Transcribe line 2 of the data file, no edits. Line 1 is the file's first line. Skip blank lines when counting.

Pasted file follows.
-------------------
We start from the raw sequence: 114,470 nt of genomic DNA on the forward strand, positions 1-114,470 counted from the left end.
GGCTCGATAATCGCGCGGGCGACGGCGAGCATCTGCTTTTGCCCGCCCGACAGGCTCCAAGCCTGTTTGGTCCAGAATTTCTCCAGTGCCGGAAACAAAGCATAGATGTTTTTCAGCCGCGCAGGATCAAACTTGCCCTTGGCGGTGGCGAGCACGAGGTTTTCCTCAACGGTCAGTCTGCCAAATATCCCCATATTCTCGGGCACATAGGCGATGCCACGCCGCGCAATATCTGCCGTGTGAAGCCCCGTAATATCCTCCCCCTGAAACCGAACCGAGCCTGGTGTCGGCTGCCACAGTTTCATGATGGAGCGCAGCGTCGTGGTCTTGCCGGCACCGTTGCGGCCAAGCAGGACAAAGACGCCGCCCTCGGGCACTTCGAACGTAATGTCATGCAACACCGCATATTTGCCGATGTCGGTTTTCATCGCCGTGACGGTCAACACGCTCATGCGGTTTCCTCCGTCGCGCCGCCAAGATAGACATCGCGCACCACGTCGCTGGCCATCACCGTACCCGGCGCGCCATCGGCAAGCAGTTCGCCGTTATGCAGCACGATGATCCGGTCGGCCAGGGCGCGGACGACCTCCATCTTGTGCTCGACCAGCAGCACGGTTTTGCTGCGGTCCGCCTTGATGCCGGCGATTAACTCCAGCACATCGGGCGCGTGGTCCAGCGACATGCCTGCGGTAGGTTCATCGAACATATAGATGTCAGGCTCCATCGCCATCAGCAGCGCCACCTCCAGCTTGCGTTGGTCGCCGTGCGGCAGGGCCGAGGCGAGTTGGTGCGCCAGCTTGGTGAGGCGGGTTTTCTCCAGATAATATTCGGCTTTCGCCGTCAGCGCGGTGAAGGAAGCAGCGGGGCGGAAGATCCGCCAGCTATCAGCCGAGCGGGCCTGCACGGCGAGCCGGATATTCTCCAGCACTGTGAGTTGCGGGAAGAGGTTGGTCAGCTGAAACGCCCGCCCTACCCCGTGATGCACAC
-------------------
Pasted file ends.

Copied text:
GGCTCGATAATCGCGCGGGCGACGGCGAGCATCTGCTTTTGCCCGCCCGACAGGCTCCAAGCCTGTTTGGTCCAGAATTTCTCCAGTGCCGGAAACAAAGCATAGATGTTTTTCAGCCGCGCAGGATCAAACTTGCCCTTGGCGGTGGCGAGCACGAGGTTTTCCTCAACGGTCAGTCTGCCAAATATCCCCATATTCTCGGGCACATAGGCGATGCCACGCCGCGCAATATCTGCCGTGTGAAGCCCCGTAATATCCTCCCCCTGAAACCGAACCGAGCCTGGTGTCGGCTGCCACAGTTTCATGATGGAGCGCAGCGTCGTGGTCTTGCCGGCACCGTTGCGGCCAAGCAGGACAAAGACGCCGCCCTCGGGCACTTCGAACGTAATGTCATGCAACACCGCATATTTGCCGATGTCGGTTTTCATCGCCGTGACGGTCAACACGCTCATGCGGTTTCCTCCGTCGCGCCGCCAAGATAGACATCGCGCACCACGTCGCTGGCCATCACCGTACCCGGCGCGCCATCGGCAAGCAGTTCGCCGTTATGCAGCACGATGATCCGGTCGGCCAGGGCGCGGACGACCTCCATCTTGTGCTCGACCAGCAGCACGGTTTTGCTGCGGTCCGCCTTGATGCCGGCGATTAACTCCAGCACATCGGGCGCGTGGTCCAGCGACATGCCTGCGGTAGGTTCATCGAACATATAGATGTCAGGCTCCATCGCCATCAGCAGCGCCACCTCCAGCTTGCGTTGGTCGCCGTGCGGCAGGGCCGAGGCGAGTTGGTGCGCCAGCTTGGTGAGGCGGGTTTTCTCCAGATAATATTCGGCTTTCGCCGTCAGCGCGGTGAAGGAAGCAGCGGGGCGGAAGATCCGCCAGCTATCAGCCGAGCGGGCCTGCACGGCGAGCCGGATATTCTCCAGCACTGTGAGTTGCGGGAAGAGGTTGGTCAGCTGAAACGCCCGCCCTACCCCGTGATGCACAC